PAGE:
The concept of «global language» means that a certain idiom occupies a privileged position in a large number of countries and that this position may determine that many others give it prominence, promoting its teaching as a foreign language. The better we cultivate the use of our language the more respected we shall be in the world and greater will be the recognition of the universal value of the Portuguese language.

In the global world we live in a language must be valued as a competitive advantage, a distinctive trait that singles out those that use it as well as those that are familiar with it, in an era more and more featured by uniformity and by the standardization of cultures.

It is thus time to reflect upon the better strategy to give value to this wealth which is our own, assuming the potential that the Portuguese language represents to the people who use it as their mother tongue, as their second language, or as their first foreign language.

Ladies and Gentlemen,

Through the common understanding of an idiom, distances become shorter, borders abate and relations amongst people are made easier.

Language is, equally, a tool to fight social inequalities, a means of communication in business relationships and also the primary condition to allow people an open mobility.

To provide it with impulse and dynamism is the responsibility of all the countries that have an interest in a greater projection of a common language. They must thus insist that it is present in all the means that in these days reflect interaction and knowledge, including digital.

Ladies and Gentlemen,

We all know that the Portuguese language has beauteous words. But, however beautiful these are, it is time to proceed from words to acts. The word is not enough to ensure its defence. The need is for material actions, palpable initiatives, so that, in the internal systems of each of the countries in which it is the maternal or official language, the correct usage and knowledge of spoken and written Portuguese is effectively promoted.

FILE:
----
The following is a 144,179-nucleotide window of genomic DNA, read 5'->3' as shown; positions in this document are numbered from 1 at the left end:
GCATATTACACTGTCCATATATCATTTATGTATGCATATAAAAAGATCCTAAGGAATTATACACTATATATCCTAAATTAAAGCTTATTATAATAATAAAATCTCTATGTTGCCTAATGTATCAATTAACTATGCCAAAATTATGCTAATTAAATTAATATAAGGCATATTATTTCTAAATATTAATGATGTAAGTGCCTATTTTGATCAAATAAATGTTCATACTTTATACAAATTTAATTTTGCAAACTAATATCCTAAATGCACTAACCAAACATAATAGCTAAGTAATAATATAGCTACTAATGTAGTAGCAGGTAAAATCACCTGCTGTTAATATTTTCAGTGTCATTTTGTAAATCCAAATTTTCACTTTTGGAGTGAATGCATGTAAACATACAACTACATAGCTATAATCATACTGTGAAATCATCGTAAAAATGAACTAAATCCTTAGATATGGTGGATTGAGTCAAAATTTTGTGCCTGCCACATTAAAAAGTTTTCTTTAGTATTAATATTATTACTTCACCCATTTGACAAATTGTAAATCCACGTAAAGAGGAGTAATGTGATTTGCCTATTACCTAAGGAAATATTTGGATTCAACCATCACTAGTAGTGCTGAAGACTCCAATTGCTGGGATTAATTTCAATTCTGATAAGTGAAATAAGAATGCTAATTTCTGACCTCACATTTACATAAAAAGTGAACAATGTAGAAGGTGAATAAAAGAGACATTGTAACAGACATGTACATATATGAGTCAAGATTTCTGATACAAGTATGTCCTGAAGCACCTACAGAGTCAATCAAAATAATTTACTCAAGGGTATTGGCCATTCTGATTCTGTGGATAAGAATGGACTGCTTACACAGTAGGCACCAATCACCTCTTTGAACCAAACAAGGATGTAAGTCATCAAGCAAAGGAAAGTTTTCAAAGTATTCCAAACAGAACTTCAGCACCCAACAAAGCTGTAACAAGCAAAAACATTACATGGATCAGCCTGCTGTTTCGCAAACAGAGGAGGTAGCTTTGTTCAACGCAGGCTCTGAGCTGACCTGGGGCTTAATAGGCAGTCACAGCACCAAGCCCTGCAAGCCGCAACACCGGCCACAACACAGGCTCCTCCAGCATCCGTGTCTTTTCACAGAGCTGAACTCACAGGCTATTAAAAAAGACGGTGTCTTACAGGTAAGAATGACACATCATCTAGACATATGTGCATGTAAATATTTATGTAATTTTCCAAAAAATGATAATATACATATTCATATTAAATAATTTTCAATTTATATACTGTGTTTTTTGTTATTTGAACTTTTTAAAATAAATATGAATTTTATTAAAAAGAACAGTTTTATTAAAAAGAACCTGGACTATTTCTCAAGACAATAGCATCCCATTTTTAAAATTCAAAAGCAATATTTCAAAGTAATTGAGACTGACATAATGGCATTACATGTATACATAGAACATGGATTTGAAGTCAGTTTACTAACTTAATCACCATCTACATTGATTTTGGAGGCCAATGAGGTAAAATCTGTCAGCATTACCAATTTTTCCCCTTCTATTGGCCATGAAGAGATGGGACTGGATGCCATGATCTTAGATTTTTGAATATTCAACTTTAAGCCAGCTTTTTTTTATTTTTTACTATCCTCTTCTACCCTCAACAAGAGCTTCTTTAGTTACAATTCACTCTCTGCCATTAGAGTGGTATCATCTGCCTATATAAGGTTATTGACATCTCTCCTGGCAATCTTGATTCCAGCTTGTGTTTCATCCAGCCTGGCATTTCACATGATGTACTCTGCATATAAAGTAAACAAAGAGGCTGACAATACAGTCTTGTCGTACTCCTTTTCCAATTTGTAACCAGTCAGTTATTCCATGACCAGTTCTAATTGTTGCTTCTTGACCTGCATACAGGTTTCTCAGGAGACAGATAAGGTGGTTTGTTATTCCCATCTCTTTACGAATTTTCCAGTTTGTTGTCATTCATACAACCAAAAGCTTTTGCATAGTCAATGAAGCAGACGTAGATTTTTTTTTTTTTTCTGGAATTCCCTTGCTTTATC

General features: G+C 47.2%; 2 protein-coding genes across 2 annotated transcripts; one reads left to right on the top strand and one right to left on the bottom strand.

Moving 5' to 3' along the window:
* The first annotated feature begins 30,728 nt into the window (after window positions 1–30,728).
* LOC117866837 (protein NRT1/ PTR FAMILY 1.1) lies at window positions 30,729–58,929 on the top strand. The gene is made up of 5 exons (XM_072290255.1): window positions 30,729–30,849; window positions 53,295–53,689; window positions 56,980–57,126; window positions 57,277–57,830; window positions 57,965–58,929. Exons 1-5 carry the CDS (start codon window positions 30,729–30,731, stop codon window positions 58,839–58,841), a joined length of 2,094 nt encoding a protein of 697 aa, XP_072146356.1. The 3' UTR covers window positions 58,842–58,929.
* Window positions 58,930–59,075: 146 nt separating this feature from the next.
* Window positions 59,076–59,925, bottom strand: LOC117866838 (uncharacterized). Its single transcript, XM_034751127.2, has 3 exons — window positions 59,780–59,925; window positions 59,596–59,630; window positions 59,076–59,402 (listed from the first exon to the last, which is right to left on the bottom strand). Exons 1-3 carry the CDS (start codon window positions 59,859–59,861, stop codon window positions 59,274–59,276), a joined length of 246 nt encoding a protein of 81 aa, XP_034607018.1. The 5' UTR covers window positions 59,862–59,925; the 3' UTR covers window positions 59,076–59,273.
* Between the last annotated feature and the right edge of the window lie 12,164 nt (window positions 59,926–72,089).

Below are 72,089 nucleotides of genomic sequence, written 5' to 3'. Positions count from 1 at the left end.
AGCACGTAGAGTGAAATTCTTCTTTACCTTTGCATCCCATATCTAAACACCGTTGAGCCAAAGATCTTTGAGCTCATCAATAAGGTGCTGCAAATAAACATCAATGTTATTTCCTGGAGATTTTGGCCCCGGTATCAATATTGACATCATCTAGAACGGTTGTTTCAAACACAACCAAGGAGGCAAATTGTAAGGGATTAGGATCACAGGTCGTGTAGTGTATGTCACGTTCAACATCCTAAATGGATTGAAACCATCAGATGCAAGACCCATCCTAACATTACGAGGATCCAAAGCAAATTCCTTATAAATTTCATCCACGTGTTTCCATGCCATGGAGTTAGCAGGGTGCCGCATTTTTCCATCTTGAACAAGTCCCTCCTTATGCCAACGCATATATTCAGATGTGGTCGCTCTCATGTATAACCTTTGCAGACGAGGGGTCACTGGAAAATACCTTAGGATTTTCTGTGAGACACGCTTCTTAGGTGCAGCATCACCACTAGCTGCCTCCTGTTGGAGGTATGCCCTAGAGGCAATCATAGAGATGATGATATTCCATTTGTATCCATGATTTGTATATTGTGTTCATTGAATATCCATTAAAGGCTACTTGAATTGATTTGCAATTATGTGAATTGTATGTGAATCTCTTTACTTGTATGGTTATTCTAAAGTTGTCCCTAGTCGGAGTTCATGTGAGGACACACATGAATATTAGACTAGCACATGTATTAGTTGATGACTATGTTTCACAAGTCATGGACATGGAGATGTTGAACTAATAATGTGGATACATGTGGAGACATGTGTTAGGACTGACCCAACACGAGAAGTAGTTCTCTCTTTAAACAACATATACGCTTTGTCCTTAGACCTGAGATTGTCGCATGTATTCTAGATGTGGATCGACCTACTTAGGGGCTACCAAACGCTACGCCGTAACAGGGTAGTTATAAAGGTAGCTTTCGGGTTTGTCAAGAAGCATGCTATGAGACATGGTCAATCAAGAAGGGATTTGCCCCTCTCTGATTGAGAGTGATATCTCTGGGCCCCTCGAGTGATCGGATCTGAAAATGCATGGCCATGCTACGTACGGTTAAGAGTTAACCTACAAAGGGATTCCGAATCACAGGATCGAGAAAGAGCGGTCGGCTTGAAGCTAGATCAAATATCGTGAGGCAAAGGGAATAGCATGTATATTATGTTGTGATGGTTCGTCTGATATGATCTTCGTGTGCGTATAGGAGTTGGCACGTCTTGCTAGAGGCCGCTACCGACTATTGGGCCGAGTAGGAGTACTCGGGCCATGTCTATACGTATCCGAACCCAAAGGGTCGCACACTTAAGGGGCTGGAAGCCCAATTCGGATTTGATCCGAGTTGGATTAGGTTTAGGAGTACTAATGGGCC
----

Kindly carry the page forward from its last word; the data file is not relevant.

One of the higher stages of my visit to Mozambique in 1989, as Prime Minister, was the donation of a juridical library to the Minister for Justice and of some tens of thousands of books to the then Minister for Culture of Mozambique, my good friend present here, Luis Bernardo Honwana, included in the project for the creation of a Bibliographic Fund of Portuguese language, a Fund which is managed today, with a professionalism to which I pay tribute, by the Chancellor of the Polytechnic University, Professor Doctor Lourenço da Costa Rosário.

It is thus with great satisfaction that I ascertain the contribution that this project has provided, in Portuguese, to public access to information, science and culture.

This was a material initiative that CPLP extended to all Portuguese speaking countries. Just as I stated, language is made of words, but is defended with material actions.

Material actions which require, many times, an agreement between States that share a common interest. This is the case with the use of our language in the international institutions in which we are inserted.
We are thus facing a challenge which corresponds to a joint strategic interest, the result of which depends upon material actions that will only be successful should we act in agreement. Let us thus embrace it with enthusiasm and persistence.

Carrying out this Conference is, in itself, one of those moments when the word becomes materialized. For this reason I once again salute this initiative and wish you a day of productive labour.

Thank you very much.


© 2008 Presidency of the Portuguese Republic